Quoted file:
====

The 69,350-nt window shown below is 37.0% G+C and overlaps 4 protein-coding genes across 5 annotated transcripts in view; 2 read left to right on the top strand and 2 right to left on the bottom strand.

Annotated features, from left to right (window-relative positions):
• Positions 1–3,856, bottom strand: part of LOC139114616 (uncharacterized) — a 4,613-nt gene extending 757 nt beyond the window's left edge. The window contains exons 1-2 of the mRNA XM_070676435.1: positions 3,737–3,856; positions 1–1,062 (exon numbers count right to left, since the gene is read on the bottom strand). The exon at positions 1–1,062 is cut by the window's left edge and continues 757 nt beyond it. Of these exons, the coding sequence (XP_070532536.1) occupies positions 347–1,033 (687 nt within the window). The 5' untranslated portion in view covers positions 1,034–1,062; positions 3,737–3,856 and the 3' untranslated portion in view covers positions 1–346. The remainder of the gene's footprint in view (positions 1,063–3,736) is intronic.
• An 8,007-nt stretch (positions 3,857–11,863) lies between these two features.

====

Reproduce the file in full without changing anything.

The 69,350-nt window shown below is 37.0% G+C and overlaps 4 protein-coding genes across 5 annotated transcripts in view; 2 read left to right on the top strand and 2 right to left on the bottom strand.

Annotated features, from left to right (window-relative positions):
• Positions 1–3,856, bottom strand: part of LOC139114616 (uncharacterized) — a 4,613-nt gene extending 757 nt beyond the window's left edge. The window contains exons 1-2 of the mRNA XM_070676435.1: positions 3,737–3,856; positions 1–1,062 (exon numbers count right to left, since the gene is read on the bottom strand). The exon at positions 1–1,062 is cut by the window's left edge and continues 757 nt beyond it. Of these exons, the coding sequence (XP_070532536.1) occupies positions 347–1,033 (687 nt within the window). The 5' untranslated portion in view covers positions 1,034–1,062; positions 3,737–3,856 and the 3' untranslated portion in view covers positions 1–346. The remainder of the gene's footprint in view (positions 1,063–3,736) is intronic.
• An 8,007-nt stretch (positions 3,857–11,863) lies between these two features.